Lecrare Restoration“Why Lecrae’s ‘Restoration’ Should Still Be On Repeat” – From Cameron Friend at The Witness: “This album feels like a memoir as Lecrae is publicly inviting us to participate with him in his restoration while encouraging us to take our own honest plunge. While this project might not speak to the social inequities in the way we might expect, it still has its relevance amid the mental health trauma that Americans have been experiencing during the year 2020. ‘Restoration’ is a collaborative project that speaks to his personal journey towards the restoration he so desperately needed after losing hope, wrestling with his faith, and rediscovering himself as an artist.”


Mark Galli RC“Mark Galli, former Christianity Today editor and Trump critic, to be confirmed a Catholic” – This was not a headline that I expected to read, but it was not entirely surprising to me either. I find it unfortunate that Mark Galli has become chiefly known for his controversial editorial about President Trump since his writing work is much broader and meaningful than that. However, his decision to move beyond Anglicanism to “cross the Tiber” this year has precedent in evangelicalism, from the relatively recent conversion of Francis Beckwith (former President of the Evangelical Theological Society) or the likes of Thomas Howard (renowned evangelical author and brother to Elisabeth Elliot). About his conversion, Galli says, “I want to submit myself to something bigger than myself.”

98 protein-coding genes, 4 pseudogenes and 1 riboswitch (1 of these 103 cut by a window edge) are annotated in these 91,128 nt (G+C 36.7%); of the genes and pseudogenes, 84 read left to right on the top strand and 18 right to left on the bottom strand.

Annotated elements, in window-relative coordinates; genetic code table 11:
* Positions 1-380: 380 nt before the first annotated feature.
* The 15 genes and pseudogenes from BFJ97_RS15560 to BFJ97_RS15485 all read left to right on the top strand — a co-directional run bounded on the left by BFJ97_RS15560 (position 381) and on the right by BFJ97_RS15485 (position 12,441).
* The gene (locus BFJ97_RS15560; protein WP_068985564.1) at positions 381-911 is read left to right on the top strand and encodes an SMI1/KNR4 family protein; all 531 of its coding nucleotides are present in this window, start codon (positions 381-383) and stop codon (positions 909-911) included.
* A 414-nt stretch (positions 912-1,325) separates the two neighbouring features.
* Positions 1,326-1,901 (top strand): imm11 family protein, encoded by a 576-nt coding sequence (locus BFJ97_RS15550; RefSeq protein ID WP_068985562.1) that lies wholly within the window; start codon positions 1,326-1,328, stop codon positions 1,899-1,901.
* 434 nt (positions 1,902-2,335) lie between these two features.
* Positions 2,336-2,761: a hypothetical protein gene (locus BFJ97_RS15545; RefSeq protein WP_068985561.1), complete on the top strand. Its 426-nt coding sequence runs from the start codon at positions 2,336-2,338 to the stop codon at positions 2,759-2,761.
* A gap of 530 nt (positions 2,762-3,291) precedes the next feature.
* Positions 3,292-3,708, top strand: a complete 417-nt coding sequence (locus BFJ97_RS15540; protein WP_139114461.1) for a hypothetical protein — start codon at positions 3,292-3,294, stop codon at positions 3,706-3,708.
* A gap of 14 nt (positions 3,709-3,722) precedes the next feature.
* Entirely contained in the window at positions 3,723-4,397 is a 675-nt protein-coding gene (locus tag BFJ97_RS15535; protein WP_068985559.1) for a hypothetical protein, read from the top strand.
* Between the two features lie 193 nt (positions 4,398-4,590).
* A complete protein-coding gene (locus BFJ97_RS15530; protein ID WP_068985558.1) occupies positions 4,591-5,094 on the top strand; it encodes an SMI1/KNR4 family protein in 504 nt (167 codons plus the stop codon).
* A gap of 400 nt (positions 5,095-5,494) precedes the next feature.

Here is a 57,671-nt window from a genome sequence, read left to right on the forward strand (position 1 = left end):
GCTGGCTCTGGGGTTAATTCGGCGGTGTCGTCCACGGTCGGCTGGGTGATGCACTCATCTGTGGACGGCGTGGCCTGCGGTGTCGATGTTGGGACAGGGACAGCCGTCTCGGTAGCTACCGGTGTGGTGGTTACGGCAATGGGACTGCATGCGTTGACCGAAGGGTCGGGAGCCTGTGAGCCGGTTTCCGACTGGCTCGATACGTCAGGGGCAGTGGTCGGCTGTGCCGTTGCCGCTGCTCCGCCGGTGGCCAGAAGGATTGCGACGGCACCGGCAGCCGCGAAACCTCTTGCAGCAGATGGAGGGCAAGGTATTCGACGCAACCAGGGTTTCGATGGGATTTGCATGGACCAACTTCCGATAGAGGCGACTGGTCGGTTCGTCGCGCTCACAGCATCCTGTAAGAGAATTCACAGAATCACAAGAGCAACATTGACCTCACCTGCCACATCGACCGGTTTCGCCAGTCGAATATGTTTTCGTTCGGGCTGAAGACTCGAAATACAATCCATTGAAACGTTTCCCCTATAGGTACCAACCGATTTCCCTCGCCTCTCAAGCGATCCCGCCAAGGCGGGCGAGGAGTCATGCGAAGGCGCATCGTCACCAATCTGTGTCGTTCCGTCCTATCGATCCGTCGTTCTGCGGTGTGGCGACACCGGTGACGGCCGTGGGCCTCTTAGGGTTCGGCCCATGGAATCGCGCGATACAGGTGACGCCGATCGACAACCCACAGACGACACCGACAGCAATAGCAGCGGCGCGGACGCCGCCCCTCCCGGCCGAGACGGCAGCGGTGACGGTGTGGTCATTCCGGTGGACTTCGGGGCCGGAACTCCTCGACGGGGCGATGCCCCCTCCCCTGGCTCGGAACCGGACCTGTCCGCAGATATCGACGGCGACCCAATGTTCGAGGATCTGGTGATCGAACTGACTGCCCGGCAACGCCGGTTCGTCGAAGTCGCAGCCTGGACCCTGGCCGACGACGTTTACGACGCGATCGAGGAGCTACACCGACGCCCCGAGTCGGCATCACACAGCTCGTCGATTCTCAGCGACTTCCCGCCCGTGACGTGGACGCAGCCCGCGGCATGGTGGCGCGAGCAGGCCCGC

God-Angel-Heaven-Concept-1536x1152“Unconscious Learning Underlies Belief in God – Stronger Beliefs in People Who Can Unconsciously Predict Complex Patterns” – “Individuals who can unconsciously predict complex patterns, an ability called implicit pattern learning, are likely to hold stronger beliefs that there is a god who creates patterns of events in the universe, according to neuroscientists at Georgetown University. Their research, reported in the journal, Nature Communications, is the first to use implicit pattern learning to investigate religious belief. The study spanned two very different cultural and religious groups, one in the U.S. and one in Afghanistan.”